McMurtry, JM; (1975) The structure of Marx's world-view. Doctoral thesis, University of London.
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The Introduction identifies a representative host of objections that have been brought against Marx's theory of historical materialism, and organizes these objections into a definite, complex problematic. The rest of Book 1 provides the solution to this problematic while, more broadly, systematically disclosing a precise and integrated theoretical framework underlying Marx's labyrinthine work. (This framework is developed in eight chapters: the first six of which explain its central categories in the "ascending" order that follows, and the last two of which explain the central relationships (called "economic determinism" and "technological determinism") held by Marx to obtain among the referents of these categories. ) Chapter I ascertains and delineates Marx's hitherto undisclosed theory of human nature implicit in his post-1845 work. This disinterred theory yields what has often been held as the crucial "missing factor" in the mature Marx's thought, and at the same time defines a new foundation to the structure of his world-view. Chapter II then explicates Marx's concept of the historical materialist actualization of this human-nature, and the chief causal factor in his theory, the forces of production: in such manner that Marx's notion of the latter is rendered clear and schematic, and shown free of sundry claimed flaws. In Chapter III, the most enigmatic and important category in Marx's entire corpus - the relations of production/Economic Structure, which he holds to be the "essence" of any and all historical society -- is made lucid by an original characterization induced from Marx's work. Resolution to a matrix of attendant problems to do with his concepts of "alienation", "class". "laws of motion" and so on follows. Chapter IV concerns itself with the precise nature of Marx's idea of the. legal and political superstructure: particularly its distinction from the Economic Structure and the grounds for holding it superstructural, both of which critics have judged impossible to secure. Chapter V argues from Marx's texts for a new and more rigorous concept of ideology: which it is shown enables refutation of the most influential criticisms which have been brought against Marx's theory in this connection. Chapter VI introduces to Marx's general theoretical framework a previously undiscerned distinct category, forms of social consciousness and delineates it. Chapter VII works out a novel explanation of the pivotal Marxian doctrine of "economic determinism" which renders the latter immune to the standard objections issued against it. And Chapter VIII provides the first systematic account of the principles of "correspondence" claimed by Marx to hold between forces and relations of production (the theoretical essence of his "technological determinism"): from which principles the primacy of the forces of production is explained and the basic laws of historical materialism are developed. ---------- Book 2 Having secured the precise structure of Marx's world-view in Book 1, the enterprise in Book 2 is to achieve its Aufhebung: with respect to the focus of Marx's own concern, domination and liberation. Marx's general principles of domination and liberation are ascertained, and then shown to be multiply inadequate both in the consistent range of their application to spheres of sociohistorical intercourse, and, as such. Growing out of this analysis emerges a new and higher order theory of domination and liberation, which introduces such basic concepts as adult/youth structure of domination", "psychological means of life", "forces of destruction", "term ownership" and, most importantly, "formal domination" in its sublating metamorphosis of the Marxian paradigm.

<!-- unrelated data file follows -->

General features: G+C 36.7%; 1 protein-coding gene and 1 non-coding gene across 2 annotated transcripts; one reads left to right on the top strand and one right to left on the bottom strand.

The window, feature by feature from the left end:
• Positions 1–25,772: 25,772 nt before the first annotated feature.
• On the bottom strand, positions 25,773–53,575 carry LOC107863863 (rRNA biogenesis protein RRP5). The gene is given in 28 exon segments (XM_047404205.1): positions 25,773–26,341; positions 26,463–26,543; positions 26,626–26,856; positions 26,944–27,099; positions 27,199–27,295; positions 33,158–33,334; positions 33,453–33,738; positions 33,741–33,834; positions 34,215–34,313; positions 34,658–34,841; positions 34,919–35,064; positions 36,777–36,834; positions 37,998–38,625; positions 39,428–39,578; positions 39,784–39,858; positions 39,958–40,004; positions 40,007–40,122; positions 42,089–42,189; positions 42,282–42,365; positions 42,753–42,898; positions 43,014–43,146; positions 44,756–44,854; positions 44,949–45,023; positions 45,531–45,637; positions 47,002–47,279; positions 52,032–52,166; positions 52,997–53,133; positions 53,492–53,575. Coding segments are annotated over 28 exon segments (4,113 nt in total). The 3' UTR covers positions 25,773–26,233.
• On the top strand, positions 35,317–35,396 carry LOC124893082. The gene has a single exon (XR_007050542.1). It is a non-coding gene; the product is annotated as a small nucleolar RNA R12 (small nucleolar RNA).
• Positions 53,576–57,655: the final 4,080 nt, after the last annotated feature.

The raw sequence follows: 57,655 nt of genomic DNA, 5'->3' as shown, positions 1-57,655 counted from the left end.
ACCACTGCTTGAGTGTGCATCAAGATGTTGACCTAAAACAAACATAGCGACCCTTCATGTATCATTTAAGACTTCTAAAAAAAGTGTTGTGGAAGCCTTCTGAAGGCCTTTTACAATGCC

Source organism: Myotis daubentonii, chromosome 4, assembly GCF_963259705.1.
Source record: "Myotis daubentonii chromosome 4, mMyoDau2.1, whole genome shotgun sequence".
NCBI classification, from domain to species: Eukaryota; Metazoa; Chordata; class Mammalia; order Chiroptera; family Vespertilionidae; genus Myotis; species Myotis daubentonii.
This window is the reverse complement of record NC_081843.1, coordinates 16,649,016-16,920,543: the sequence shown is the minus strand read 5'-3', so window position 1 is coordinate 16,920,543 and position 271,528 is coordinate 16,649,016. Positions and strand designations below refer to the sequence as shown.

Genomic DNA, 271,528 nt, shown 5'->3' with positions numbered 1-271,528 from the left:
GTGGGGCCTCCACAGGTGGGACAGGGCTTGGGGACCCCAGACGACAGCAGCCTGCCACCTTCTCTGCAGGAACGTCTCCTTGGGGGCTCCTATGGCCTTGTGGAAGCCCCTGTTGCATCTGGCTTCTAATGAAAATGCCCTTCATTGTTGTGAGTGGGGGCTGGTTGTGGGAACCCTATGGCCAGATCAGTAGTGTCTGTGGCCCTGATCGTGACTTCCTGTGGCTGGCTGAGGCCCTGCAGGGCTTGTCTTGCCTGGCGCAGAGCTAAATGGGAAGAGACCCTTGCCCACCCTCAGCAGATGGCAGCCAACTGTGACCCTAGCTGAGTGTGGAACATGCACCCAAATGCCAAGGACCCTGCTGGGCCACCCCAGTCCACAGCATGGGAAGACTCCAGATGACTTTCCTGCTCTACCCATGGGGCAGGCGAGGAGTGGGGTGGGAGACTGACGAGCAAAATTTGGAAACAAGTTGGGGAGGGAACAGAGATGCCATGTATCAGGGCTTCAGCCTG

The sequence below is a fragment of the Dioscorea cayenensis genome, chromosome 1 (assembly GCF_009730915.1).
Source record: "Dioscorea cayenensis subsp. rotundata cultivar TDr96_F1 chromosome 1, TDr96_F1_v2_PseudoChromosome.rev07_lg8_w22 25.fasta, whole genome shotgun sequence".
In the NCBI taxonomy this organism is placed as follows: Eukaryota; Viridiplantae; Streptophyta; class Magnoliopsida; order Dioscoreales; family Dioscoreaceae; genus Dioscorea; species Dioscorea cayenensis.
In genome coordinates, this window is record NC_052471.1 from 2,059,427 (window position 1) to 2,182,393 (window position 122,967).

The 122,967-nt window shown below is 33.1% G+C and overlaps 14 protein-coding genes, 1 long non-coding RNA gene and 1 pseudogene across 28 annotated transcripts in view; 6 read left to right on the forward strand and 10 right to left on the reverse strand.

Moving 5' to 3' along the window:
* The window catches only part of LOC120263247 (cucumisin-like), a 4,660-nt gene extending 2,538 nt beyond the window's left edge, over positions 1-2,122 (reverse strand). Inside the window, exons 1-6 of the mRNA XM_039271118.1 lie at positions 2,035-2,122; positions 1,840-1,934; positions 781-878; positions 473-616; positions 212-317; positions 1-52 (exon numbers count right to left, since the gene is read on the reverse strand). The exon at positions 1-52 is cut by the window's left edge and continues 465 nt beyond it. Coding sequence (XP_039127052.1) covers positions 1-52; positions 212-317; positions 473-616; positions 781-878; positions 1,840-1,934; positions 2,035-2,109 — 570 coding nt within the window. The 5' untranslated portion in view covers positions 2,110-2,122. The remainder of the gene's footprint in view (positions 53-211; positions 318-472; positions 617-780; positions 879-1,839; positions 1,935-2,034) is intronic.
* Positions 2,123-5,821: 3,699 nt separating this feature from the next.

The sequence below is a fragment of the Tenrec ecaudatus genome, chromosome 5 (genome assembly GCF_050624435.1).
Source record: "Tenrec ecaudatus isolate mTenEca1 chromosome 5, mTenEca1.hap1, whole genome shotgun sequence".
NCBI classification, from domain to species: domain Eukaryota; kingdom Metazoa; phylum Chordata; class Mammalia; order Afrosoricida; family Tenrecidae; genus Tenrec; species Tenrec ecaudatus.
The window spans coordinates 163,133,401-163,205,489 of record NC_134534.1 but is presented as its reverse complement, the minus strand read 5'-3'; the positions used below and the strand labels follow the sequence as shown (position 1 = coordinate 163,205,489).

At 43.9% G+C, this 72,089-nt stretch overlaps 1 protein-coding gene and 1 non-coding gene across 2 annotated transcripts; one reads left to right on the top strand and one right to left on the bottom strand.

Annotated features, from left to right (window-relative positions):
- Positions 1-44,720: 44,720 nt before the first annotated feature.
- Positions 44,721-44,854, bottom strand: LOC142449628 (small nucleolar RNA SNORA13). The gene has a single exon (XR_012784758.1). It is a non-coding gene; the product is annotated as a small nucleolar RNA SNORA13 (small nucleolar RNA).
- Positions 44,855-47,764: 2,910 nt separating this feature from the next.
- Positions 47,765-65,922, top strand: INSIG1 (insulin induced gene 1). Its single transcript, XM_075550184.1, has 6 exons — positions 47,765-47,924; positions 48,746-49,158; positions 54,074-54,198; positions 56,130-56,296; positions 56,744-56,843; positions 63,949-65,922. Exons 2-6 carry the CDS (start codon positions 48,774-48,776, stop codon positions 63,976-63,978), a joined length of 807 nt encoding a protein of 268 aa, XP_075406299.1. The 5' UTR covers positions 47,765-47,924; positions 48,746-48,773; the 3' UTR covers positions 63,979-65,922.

|Title:||The structure of Marx's world-view.|
|Open access status:||An open access version is available from UCL Discovery|
|Additional information:||Thesis digitised by British Library EThOS|
|UCL classification:||UCL > School of Arts and Social Sciences > Faculty of Arts and Humanities > Philosophy|
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